WASHINGTON, DC: Incoming Philippine President Rodrigo Duterte is not expected to swing to China’s side opposite the United States but will instead place the country in between the two big powers, foreign policy and defense experts said in an Asia Pacific Foreign Policy and Defense Seminar, at the East West Center, last week.
Evelyn Goh, Shedden professor of Strategic Policy Studies at the Australian National University (ANU), said, “The Philippines right now is very much on the side of the US but it will come back closer to the mid-point. It doesn’t mean Duterte is going to move PH from US to China side. It will just bring the PH back to where it was kind of before, more along the mainstream where some Southeast Asian countries have thrived to keep the relations close to both US and China.”
Goh believes that the positioning by Duterte will make China back off a little bit and lower the tension in Philippine-China relations. She said the commonly expressed regional concern had been “how the PH has stuck its neck quite far from the regional mainstream to the extent of endangering everyone else.”
During his campaign for the presidency, Duterte said he will engage in bilateral talks with China, a departure from the pro-US policy undertaken by his predecessor, President Benigno Aquino III, that the Philippines will only negotiate with China on the conflicting territorial claims in the South China Sea with other claimants, namely, Brunei, Malaysia, Vietnam and Taiwan.
Duterte had also said he would set aside the issue of sovereignty over the disputed islands if China would build trains around the country.
The Philippines has filed a case against China over maritime claims in the South China Sea before the UN Permanent Court of Arbitration. Decision is expected first week of July.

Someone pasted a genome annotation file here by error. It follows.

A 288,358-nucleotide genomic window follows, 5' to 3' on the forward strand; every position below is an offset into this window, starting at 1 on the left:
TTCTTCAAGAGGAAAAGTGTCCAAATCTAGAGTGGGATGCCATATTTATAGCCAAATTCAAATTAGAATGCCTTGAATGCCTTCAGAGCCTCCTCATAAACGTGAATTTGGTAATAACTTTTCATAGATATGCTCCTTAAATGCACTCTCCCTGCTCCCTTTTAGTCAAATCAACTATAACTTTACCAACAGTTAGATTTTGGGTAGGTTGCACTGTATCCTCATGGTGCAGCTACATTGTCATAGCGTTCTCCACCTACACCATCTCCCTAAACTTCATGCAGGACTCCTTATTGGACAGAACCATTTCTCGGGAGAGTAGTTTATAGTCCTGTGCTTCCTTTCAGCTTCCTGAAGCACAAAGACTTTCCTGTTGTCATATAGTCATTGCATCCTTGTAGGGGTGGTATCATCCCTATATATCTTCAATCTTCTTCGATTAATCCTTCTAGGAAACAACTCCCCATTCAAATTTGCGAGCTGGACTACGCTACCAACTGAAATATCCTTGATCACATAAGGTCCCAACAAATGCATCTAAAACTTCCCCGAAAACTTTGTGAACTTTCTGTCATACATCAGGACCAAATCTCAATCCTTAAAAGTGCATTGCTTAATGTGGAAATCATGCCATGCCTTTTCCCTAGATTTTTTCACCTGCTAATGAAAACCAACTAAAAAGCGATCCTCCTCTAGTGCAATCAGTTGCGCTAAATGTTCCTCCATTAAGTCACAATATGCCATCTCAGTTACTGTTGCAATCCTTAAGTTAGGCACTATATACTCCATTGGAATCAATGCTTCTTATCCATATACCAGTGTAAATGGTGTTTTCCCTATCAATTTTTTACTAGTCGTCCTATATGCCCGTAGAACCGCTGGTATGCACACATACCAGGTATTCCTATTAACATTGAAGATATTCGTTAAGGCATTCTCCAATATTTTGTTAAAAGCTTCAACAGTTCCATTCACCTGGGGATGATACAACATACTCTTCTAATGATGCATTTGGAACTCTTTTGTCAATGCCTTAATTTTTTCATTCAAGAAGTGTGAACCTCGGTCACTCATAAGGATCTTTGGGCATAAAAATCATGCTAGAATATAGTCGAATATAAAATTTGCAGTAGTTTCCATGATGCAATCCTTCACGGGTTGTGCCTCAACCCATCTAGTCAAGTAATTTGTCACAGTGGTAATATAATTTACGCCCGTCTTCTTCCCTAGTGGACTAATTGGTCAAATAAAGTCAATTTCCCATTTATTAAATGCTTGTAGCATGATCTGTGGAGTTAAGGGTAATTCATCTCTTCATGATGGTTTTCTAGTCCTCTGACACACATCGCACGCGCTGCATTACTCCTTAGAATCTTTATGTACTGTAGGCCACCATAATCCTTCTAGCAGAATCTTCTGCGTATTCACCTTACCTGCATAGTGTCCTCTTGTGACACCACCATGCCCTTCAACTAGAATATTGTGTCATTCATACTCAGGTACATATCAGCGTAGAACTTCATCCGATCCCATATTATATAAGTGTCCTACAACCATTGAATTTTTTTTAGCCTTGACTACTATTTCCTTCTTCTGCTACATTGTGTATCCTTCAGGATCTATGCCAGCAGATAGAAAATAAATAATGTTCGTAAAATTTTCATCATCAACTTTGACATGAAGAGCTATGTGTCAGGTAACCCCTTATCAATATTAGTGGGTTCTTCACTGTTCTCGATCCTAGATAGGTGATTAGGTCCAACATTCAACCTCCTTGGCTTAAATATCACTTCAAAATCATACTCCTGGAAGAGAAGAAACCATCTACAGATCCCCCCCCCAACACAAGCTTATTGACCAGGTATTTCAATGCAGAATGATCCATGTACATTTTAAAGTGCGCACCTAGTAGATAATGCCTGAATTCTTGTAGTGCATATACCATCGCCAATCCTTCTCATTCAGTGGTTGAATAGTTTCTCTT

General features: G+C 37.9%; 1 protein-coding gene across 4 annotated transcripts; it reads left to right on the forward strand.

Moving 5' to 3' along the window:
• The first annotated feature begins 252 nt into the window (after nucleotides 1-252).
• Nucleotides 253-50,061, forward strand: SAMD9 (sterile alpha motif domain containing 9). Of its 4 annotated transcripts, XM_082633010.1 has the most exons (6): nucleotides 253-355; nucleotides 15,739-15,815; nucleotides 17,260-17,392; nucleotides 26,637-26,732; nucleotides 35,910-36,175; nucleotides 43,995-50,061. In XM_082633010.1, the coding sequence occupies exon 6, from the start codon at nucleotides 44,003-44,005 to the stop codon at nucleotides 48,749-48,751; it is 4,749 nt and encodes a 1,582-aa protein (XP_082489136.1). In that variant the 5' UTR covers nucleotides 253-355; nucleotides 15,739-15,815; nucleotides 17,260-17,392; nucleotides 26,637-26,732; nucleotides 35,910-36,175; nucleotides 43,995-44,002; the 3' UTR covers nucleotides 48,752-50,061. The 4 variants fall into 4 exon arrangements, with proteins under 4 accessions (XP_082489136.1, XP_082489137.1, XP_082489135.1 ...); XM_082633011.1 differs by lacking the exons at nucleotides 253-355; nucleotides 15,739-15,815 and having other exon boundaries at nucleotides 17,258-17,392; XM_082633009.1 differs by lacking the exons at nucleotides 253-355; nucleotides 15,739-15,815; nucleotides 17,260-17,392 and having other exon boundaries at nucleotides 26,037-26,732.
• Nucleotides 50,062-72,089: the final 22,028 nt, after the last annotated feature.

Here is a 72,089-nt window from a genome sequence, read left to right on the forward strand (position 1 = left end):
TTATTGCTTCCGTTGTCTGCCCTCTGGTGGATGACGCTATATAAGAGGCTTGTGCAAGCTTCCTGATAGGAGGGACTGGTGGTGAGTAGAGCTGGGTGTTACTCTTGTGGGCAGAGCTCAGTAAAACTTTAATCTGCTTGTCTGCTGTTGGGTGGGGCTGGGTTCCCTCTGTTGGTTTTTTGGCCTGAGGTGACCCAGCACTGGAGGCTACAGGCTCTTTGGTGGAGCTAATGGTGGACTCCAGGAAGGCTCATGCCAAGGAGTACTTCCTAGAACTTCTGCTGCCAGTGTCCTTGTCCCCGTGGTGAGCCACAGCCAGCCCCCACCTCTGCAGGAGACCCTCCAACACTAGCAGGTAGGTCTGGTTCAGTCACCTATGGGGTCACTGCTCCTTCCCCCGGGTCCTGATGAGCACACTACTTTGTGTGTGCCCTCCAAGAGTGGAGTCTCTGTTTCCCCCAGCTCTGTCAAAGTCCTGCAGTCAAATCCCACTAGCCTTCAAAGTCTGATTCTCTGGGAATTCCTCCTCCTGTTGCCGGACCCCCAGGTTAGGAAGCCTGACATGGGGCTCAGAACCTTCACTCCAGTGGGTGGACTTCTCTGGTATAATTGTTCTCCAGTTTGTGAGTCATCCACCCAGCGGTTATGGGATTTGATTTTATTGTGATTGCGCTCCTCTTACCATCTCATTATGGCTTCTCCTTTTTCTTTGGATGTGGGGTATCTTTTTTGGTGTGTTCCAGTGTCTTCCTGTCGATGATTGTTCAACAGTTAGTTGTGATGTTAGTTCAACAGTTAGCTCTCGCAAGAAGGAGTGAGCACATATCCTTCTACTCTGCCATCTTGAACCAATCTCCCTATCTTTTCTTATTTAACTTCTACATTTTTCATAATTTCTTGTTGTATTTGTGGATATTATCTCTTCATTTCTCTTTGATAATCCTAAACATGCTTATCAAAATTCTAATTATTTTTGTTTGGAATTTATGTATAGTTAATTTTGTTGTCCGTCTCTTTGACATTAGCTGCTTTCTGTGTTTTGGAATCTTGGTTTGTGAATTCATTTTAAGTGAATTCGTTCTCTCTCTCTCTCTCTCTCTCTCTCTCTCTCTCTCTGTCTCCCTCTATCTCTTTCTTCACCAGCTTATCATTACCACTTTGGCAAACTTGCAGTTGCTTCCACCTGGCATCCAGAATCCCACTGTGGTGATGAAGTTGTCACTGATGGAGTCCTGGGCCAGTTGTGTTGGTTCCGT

On the other hand, Duterte slammed US Ambassador Philip Golberg for agreeing with the Australian ambassador, who expressed dismay over the vulgar remarks of the Davao City mayor about the Australian lady missionary who was raped and killed by prisoners in a Davao jail.
Evan S. Medeiros, managing director for Asia, Eurasia Group, said the US would not see a better Philippine-China relationship “in a zero-sum framework.”
Zero-sum is a situation in game theory in which one person’s gain is equivalent to another’s loss, so the net change in wealth or benefit is zero.
He said the more tensions are reduced in the region, the more flexibility the Philippines or the US has, the more space there is in the Association of Southeast Asian Nations, within the Asean Regional Forum or the East Asia Summit (EAS), to work on other issues.
“I would be encouraging Duterte to find a way to strike the right balance among these multiple and competing interests but not in a way that would cost him to compromise what he believes are Philippine security interests,” Medeiros said.
Bates Gill, professor of Asia-Pacific Strategic Studies at the ANU, also does not think Duterte would abrogate the Philippine-US Enhanced Defense Cooperation Agreement recently declared by the Supreme Court as constitutional. “There is no reason why he will do that.”
Gill, Goh and Huang Chin-hao, assistant professor of Political Science at the Yale-NUS College, are the authors of “The Dynamics of US-China-Southeast Asia Relations” for the US Studies Center, at the University of Sydney. They analyzed that in Southeast Asia most governments are committed to preventing the emergence of any single hegemon.
“Strategic viewpoints combined with a deep interdependence Indo-Pacific countries have with China and the US means they are looking to strike a cautious balance between Beijing and Washington. Some will lean more favorably toward China and other toward the US, and the degree of preference will differ across varying interests and issues,” the report cited.
Commenting on the report, Medeiros said that Southeast Asia as a region is going through a very, very substantial transition politically as in the recent elections in the Philippines and Vietnam. Other countries in the region, except those two, are facing serious economic difficulties.
“For Southeast Asian nations, the ability to carry out that transition will have very big impact on their strategic choices,” Medieros said.
Charmaine Deogracias is now on a residency research study for the Asia Studies Fellowship Program of the East West Center, in Washington DC.